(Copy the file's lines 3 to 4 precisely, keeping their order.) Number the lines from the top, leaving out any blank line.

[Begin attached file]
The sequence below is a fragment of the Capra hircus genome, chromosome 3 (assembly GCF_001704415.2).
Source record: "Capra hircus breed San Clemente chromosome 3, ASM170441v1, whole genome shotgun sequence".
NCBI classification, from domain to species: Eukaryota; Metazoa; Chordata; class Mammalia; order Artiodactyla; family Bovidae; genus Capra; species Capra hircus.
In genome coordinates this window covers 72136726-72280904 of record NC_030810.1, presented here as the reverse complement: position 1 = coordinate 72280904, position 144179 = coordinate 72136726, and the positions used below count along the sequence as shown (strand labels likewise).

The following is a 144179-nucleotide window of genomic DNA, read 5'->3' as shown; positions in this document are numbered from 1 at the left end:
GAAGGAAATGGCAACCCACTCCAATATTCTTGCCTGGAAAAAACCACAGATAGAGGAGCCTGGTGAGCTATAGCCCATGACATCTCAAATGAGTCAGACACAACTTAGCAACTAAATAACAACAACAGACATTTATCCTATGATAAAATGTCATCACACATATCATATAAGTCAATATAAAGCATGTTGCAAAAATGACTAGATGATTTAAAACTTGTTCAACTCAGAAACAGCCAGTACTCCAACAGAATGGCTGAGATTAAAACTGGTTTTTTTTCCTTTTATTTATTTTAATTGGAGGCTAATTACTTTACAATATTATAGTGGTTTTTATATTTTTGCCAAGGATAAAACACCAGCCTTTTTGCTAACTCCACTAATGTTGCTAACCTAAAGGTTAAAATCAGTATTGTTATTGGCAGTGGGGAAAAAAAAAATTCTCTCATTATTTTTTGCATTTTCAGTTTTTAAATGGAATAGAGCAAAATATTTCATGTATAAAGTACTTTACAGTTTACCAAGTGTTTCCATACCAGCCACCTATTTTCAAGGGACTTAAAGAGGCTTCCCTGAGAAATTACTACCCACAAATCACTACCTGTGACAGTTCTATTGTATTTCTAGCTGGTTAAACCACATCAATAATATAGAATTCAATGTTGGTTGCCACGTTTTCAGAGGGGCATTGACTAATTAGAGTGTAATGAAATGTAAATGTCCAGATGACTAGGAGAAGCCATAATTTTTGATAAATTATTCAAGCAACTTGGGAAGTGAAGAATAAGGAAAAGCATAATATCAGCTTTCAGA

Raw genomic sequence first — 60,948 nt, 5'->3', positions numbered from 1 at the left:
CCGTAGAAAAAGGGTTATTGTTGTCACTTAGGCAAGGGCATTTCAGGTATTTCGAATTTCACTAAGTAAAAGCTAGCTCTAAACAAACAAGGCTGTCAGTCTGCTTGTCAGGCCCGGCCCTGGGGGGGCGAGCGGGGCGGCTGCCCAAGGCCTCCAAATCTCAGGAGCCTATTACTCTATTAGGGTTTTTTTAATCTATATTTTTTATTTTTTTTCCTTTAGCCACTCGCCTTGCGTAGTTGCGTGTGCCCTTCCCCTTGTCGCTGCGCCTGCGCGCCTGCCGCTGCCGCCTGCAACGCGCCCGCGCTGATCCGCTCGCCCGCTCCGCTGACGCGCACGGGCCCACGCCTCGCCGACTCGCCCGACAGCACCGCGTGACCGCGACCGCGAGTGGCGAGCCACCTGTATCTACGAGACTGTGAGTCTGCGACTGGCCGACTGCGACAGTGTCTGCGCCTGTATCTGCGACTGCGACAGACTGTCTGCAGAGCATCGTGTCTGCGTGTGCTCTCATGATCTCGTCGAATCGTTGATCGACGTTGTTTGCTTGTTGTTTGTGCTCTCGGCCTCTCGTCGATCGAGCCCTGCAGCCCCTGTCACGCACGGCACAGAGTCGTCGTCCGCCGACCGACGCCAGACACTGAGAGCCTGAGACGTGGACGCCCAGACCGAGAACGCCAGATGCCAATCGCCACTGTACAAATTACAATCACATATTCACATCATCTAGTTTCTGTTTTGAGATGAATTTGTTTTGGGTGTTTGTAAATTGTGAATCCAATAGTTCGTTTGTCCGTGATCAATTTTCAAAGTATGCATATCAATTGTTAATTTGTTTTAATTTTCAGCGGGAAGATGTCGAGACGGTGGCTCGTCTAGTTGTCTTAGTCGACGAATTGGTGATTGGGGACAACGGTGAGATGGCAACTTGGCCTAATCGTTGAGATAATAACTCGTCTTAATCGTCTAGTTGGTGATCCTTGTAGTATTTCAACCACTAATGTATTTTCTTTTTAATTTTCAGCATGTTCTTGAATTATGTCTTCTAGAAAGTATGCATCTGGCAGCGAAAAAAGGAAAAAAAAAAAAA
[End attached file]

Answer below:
NCBI classification, from domain to species: Eukaryota; Metazoa; Chordata; class Mammalia; order Artiodactyla; family Bovidae; genus Capra; species Capra hircus.
In genome coordinates this window covers 72136726-72280904 of record NC_030810.1, presented here as the reverse complement: position 1 = coordinate 72280904, position 144179 = coordinate 72136726, and the positions used below count along the sequence as shown (strand labels likewise).